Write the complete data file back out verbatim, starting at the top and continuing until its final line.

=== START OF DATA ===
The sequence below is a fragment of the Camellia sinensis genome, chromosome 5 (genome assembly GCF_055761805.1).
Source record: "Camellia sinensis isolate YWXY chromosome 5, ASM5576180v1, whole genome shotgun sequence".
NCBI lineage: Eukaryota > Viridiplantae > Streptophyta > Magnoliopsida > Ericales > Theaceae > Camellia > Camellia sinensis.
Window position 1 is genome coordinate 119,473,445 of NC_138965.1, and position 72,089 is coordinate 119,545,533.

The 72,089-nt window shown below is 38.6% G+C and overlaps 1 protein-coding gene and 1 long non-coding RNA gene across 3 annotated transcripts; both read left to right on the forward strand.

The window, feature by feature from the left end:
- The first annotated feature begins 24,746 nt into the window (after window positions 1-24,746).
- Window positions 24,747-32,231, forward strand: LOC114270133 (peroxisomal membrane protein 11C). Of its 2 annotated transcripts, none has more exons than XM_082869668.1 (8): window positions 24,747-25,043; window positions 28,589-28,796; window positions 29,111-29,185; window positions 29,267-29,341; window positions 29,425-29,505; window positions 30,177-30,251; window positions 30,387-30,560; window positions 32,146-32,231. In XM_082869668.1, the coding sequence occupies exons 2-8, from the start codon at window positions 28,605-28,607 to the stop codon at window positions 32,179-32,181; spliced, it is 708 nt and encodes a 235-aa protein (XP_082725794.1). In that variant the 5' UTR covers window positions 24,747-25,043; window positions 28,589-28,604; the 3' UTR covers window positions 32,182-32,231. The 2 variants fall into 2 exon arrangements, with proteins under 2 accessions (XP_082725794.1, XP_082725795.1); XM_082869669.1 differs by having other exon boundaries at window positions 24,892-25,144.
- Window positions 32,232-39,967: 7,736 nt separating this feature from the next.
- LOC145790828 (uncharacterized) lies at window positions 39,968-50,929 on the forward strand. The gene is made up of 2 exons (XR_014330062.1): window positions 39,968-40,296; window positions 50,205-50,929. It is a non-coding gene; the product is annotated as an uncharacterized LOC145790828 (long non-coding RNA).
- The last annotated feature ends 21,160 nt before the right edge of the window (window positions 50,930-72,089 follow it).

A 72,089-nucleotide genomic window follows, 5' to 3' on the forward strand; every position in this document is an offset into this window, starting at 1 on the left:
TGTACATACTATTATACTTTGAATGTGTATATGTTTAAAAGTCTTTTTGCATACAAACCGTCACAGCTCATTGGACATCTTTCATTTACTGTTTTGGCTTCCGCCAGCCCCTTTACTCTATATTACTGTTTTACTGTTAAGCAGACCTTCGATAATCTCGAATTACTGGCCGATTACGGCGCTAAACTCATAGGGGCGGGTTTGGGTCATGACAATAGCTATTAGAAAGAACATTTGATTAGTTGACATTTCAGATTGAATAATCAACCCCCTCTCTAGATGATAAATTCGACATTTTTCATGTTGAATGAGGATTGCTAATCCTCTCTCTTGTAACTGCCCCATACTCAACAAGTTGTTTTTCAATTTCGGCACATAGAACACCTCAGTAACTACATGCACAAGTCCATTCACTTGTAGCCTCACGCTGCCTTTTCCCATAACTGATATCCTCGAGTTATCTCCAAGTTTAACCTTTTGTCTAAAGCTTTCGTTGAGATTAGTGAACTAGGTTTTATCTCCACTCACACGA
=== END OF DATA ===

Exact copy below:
The sequence below is a fragment of the Camellia sinensis genome, chromosome 5 (genome assembly GCF_055761805.1).
Source record: "Camellia sinensis isolate YWXY chromosome 5, ASM5576180v1, whole genome shotgun sequence".
NCBI lineage: Eukaryota > Viridiplantae > Streptophyta > Magnoliopsida > Ericales > Theaceae > Camellia > Camellia sinensis.
Window position 1 is genome coordinate 119,473,445 of NC_138965.1, and position 72,089 is coordinate 119,545,533.

The 72,089-nt window shown below is 38.6% G+C and overlaps 1 protein-coding gene and 1 long non-coding RNA gene across 3 annotated transcripts; both read left to right on the forward strand.

The window, feature by feature from the left end:
- The first annotated feature begins 24,746 nt into the window (after window positions 1-24,746).
- Window positions 24,747-32,231, forward strand: LOC114270133 (peroxisomal membrane protein 11C). Of its 2 annotated transcripts, none has more exons than XM_082869668.1 (8): window positions 24,747-25,043; window positions 28,589-28,796; window positions 29,111-29,185; window positions 29,267-29,341; window positions 29,425-29,505; window positions 30,177-30,251; window positions 30,387-30,560; window positions 32,146-32,231. In XM_082869668.1, the coding sequence occupies exons 2-8, from the start codon at window positions 28,605-28,607 to the stop codon at window positions 32,179-32,181; spliced, it is 708 nt and encodes a 235-aa protein (XP_082725794.1). In that variant the 5' UTR covers window positions 24,747-25,043; window positions 28,589-28,604; the 3' UTR covers window positions 32,182-32,231. The 2 variants fall into 2 exon arrangements, with proteins under 2 accessions (XP_082725794.1, XP_082725795.1); XM_082869669.1 differs by having other exon boundaries at window positions 24,892-25,144.
- Window positions 32,232-39,967: 7,736 nt separating this feature from the next.
- LOC145790828 (uncharacterized) lies at window positions 39,968-50,929 on the forward strand. The gene is made up of 2 exons (XR_014330062.1): window positions 39,968-40,296; window positions 50,205-50,929. It is a non-coding gene; the product is annotated as an uncharacterized LOC145790828 (long non-coding RNA).
- The last annotated feature ends 21,160 nt before the right edge of the window (window positions 50,930-72,089 follow it).

A 72,089-nucleotide genomic window follows, 5' to 3' on the forward strand; every position in this document is an offset into this window, starting at 1 on the left:
TGTACATACTATTATACTTTGAATGTGTATATGTTTAAAAGTCTTTTTGCATACAAACCGTCACAGCTCATTGGACATCTTTCATTTACTGTTTTGGCTTCCGCCAGCCCCTTTACTCTATATTACTGTTTTACTGTTAAGCAGACCTTCGATAATCTCGAATTACTGGCCGATTACGGCGCTAAACTCATAGGGGCGGGTTTGGGTCATGACAATAGCTATTAGAAAGAACATTTGATTAGTTGACATTTCAGATTGAATAATCAACCCCCTCTCTAGATGATAAATTCGACATTTTTCATGTTGAATGAGGATTGCTAATCCTCTCTCTTGTAACTGCCCCATACTCAACAAGTTGTTTTTCAATTTCGGCACATAGAACACCTCAGTAACTACATGCACAAGTCCATTCACTTGTAGCCTCACGCTGCCTTTTCCCATAACTGATATCCTCGAGTTATCTCCAAGTTTAACCTTTTGTCTAAAGCTTTCGTTGAGATTAGTGAACTAGGTTTTATCTCCACTCACACGA